Geothermal Exchange Units Can Warm You Up or Cool You Down

by Carla Occaso

MONTPELIER — Douglas Becker heats and acquires electricity for his home without using fossil fuel. Instead, he uses wood, sun and water. Water?

No, he doesn’t have a hydroelectric dam or a water wheel. Instead he has installed a geothermal exchange system. The system uses water pumped through a loop of plastic pipe and a “heat exchanger in the geoexchange unit,” according to information put out by the Geothermal Heat Pump Consortium, to either warm up or cool down — depending on the season — the air inside the house. The unit absorbs heat from inside the house in the summer and carries it to the ground, returning cool air to the home. In winter, it takes heat from the earth and transfers the heat into the cold house.

“One of the things that I really like is that not only does it heat my house, it heats my hot water. Whether I am heating or cooling. I can switch a switch from heating to cooling — it is nice to have that option —(and) even if it is cooling (the air), it is still heating my hot water,” Becker told The Bridge by phone July 8.

Installing a geothermal unit requires plenty of water. Becker had an advantage there, because he had dug a 200-foot well during a drought about 10 or 15 years ago. That well allowed Becker to avoid the additional and considerable expense of drilling a deep well just to support the geothermal system.

Becker was also well poised to install a geothermal heat pump because, in addition to having the deep well, he had two solar panels on his roof that produce more than enough electricity to power the unit. And he used wood as his primary source of heat.

“I wanted a bare bones central heating system. I never had that because I always heated with wood. I cut my own wood, but as I get older I am not going to be doing that,” said Becker, age 59. He landed on the geothermal idea while talking to the HVAC (heating, ventilating and air conditioning) specialist at his place of work. Becker works as a culinary arts teacher at Green Mountain Technical and Career Center in Hyde Park.

However, Becker said he wouldn’t have made the move to install one until, two winters ago, he called for his usual supply of kerosene that he had used as back up heat and the supplier said they could not deliver it if the tank was in an enclosed space due to a new company regulation. So, rather than go to the trouble of moving the tank, Becker looked into getting a geothermal exchange system.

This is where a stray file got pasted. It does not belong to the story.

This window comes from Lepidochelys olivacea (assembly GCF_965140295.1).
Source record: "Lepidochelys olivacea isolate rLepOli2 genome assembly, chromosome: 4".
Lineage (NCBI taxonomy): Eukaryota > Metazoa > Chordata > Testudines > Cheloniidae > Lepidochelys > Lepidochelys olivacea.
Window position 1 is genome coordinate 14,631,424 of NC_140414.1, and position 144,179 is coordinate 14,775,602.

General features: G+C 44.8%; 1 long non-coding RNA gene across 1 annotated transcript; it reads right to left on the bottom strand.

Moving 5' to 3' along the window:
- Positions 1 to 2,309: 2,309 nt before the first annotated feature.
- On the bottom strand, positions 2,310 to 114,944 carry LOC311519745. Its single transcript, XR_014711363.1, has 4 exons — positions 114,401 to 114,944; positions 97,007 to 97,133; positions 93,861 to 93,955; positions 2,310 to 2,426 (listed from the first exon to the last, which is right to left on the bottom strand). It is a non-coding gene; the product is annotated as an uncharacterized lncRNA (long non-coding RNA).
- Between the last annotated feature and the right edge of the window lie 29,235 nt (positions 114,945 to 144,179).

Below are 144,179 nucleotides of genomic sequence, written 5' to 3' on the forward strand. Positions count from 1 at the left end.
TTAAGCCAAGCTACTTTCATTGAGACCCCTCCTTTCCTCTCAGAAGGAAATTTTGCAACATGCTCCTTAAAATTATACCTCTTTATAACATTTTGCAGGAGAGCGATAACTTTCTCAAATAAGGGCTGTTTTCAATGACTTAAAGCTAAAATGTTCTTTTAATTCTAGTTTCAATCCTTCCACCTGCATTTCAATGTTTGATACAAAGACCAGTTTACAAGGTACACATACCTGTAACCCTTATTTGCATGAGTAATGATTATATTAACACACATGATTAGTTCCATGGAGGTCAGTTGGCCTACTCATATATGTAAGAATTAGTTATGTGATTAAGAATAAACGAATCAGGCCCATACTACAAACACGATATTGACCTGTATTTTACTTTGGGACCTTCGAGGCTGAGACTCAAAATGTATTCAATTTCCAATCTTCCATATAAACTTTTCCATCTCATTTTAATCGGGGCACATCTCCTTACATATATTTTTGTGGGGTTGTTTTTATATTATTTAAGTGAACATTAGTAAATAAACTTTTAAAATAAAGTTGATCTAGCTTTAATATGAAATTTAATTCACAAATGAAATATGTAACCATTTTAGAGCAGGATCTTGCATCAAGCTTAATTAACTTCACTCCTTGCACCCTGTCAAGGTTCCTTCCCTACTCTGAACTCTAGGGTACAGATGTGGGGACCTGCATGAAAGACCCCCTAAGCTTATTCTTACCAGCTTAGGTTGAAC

He quickly discovered geothermal heating unit installers are few and far between in Vermont. After requesting bids from the few who do exist, Becker found Jim Ashley of West Danville. At a price of around $30,000, Becker said he went for it. Ashley had a background that fed into developing this kind of alternative energy business.

“I used to work for the state (doing) well driller licensing and records and environmental conservation,” Ashley told The Bridge during a face-to-face interview July 8. Ashley said he retired from his job working for the State of Vermont in 1996 during a staff reduction. His father and extended family had long been in the air conditioning business, and he, a hydrologist with an interest in environmental conservation, started to develop his geothermal business. He started up Green Mountain Geothermal about 12 years ago.

He describes the geothermal process this way, “It is something that takes heat or cold, enhances it or moves it to another location. We are taking heat out of 50 degree groundwater. We take 6 degrees out through the refrigeration process. We capture that heat, upgrade it through a compressor, then are able to discharge heat from the hot refrigerant to heat our homes and businesses.”

Sounds simple, but it requires quite a bit of digging and specialized expertise. In fact, the cost is prohibitive to many potential customers, Ashley said, which has led to trouble increasing his small customer base. Because banks treat the kind of loan people need to purchase a heating unit more like a mortgage than a car loan, the process can be lengthy if the customer doesn’t have the money on hand in savings, Ashley said.

But here in Montpelier, Becker sounds like a happy customer. Since he and his wife put in the solar panels, they have excess power and have enough left over, even after providing electricity to the geothermal exchange unit, to sell back to Green Mountain Power.

Becker describes this past winter: “On the coldest day we used maybe 20 kilowatts, but we were producing 25 kilowatts in a day. We have always made more kilowatts in electricity than the system could use.” Still, the system is unfamiliar to many people locally, Becker said. “Here in Vermont it has not been embraced as much as other sources of heat,” Becker added.

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